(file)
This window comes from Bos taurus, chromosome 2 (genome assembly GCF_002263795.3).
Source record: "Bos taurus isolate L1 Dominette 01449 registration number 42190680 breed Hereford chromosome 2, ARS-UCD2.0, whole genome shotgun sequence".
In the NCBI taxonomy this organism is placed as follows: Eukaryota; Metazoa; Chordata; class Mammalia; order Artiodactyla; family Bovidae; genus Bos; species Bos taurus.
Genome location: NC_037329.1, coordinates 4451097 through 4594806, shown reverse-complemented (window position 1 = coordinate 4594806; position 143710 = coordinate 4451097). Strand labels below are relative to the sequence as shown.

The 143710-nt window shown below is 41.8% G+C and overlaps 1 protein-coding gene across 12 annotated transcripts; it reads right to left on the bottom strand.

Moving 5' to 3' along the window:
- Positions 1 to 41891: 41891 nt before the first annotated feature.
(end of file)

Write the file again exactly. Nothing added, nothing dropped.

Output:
This window comes from Bos taurus, chromosome 2 (genome assembly GCF_002263795.3).
Source record: "Bos taurus isolate L1 Dominette 01449 registration number 42190680 breed Hereford chromosome 2, ARS-UCD2.0, whole genome shotgun sequence".
In the NCBI taxonomy this organism is placed as follows: Eukaryota; Metazoa; Chordata; class Mammalia; order Artiodactyla; family Bovidae; genus Bos; species Bos taurus.
Genome location: NC_037329.1, coordinates 4451097 through 4594806, shown reverse-complemented (window position 1 = coordinate 4594806; position 143710 = coordinate 4451097). Strand labels below are relative to the sequence as shown.

The 143710-nt window shown below is 41.8% G+C and overlaps 1 protein-coding gene across 12 annotated transcripts; it reads right to left on the bottom strand.

Moving 5' to 3' along the window:
- Positions 1 to 41891: 41891 nt before the first annotated feature.